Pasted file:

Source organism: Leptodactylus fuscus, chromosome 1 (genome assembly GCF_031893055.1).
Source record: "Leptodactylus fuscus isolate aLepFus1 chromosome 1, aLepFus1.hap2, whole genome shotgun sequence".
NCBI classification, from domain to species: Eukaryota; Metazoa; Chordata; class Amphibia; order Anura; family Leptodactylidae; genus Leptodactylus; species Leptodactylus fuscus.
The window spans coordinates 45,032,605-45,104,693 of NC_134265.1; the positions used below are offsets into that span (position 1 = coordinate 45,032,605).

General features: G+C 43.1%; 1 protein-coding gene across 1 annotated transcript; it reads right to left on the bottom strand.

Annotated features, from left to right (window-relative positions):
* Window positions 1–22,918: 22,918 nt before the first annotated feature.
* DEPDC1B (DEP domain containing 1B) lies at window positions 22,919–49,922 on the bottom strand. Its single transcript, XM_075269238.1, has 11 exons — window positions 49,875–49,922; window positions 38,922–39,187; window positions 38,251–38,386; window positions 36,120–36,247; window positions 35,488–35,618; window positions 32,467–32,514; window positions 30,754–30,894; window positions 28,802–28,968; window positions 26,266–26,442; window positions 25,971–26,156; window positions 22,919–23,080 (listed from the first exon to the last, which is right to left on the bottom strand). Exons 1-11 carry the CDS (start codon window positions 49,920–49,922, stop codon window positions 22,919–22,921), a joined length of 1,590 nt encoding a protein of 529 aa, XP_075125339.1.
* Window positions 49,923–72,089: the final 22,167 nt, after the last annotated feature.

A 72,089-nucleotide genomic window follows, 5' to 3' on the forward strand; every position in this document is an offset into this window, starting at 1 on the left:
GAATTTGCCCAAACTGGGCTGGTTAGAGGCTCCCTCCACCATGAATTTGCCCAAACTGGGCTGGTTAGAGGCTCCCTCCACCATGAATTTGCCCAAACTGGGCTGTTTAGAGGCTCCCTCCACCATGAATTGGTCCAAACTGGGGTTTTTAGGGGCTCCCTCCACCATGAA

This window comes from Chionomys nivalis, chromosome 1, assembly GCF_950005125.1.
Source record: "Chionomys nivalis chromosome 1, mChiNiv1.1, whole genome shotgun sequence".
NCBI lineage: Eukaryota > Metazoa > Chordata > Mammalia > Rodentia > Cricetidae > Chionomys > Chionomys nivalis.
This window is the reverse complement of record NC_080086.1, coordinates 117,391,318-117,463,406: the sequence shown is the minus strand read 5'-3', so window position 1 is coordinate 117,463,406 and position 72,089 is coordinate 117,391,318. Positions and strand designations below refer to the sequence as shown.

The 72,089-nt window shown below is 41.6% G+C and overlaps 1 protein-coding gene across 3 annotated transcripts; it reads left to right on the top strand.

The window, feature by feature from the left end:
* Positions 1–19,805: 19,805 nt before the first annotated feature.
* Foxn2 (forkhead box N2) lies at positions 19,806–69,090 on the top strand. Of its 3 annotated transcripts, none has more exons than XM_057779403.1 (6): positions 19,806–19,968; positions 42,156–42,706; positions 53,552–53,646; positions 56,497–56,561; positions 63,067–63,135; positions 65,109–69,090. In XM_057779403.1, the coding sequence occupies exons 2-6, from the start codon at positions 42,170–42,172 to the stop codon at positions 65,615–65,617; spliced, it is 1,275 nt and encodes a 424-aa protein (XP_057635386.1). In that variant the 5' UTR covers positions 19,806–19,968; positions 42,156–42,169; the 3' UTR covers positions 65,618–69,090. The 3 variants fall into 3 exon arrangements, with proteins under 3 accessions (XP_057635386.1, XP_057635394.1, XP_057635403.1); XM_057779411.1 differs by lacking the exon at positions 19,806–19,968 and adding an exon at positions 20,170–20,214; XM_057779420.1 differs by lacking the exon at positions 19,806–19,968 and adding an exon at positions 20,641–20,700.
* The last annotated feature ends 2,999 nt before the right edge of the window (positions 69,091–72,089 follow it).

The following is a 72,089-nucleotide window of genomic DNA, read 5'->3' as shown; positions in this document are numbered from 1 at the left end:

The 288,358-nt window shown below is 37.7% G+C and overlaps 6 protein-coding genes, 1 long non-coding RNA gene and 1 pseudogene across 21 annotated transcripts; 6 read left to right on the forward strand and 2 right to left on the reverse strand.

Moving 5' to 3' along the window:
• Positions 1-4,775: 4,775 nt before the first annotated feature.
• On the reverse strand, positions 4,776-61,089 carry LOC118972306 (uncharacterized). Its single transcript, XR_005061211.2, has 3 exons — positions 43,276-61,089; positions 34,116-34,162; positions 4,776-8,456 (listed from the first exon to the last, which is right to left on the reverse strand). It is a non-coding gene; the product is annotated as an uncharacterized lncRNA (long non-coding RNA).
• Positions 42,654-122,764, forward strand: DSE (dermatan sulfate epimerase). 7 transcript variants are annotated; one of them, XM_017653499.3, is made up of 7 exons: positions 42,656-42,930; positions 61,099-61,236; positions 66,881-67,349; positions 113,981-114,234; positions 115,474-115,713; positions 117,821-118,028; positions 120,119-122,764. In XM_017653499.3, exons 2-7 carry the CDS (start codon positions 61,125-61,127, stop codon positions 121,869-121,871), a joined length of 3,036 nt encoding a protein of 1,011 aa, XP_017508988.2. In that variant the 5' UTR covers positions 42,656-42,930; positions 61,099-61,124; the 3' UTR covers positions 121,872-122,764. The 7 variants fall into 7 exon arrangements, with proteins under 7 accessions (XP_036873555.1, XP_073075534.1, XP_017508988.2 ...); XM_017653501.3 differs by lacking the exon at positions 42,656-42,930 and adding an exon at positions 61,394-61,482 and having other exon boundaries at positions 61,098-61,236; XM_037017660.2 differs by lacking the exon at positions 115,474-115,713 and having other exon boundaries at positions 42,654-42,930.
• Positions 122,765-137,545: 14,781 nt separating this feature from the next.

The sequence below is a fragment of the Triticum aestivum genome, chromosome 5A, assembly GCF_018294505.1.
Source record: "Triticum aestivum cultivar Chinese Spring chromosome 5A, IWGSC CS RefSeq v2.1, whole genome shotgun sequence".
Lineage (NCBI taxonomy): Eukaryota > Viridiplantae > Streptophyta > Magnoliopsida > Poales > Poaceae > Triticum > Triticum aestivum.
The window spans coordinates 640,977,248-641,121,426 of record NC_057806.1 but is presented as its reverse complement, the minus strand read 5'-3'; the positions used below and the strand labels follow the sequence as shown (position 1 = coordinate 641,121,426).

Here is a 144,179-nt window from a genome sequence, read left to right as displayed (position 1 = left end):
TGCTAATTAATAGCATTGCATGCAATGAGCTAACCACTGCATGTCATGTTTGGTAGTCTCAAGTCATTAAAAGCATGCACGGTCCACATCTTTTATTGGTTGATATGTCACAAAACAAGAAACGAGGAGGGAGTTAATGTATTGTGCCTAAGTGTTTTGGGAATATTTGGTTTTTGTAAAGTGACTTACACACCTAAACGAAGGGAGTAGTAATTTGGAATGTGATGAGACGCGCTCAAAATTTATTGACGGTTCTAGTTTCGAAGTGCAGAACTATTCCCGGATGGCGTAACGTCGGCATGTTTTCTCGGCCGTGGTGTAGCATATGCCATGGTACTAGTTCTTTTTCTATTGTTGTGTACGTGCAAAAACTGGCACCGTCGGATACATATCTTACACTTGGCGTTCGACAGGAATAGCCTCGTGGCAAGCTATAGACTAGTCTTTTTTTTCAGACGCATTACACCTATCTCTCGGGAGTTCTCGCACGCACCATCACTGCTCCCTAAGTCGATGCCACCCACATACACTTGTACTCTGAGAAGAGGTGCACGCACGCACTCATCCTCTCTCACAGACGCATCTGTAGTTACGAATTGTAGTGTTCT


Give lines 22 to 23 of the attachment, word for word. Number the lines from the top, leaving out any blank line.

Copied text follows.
The 288,358-nt window shown below is 37.7% G+C and overlaps 6 protein-coding genes, 1 long non-coding RNA gene and 1 pseudogene across 21 annotated transcripts; 6 read left to right on the forward strand and 2 right to left on the reverse strand.

Moving 5' to 3' along the window: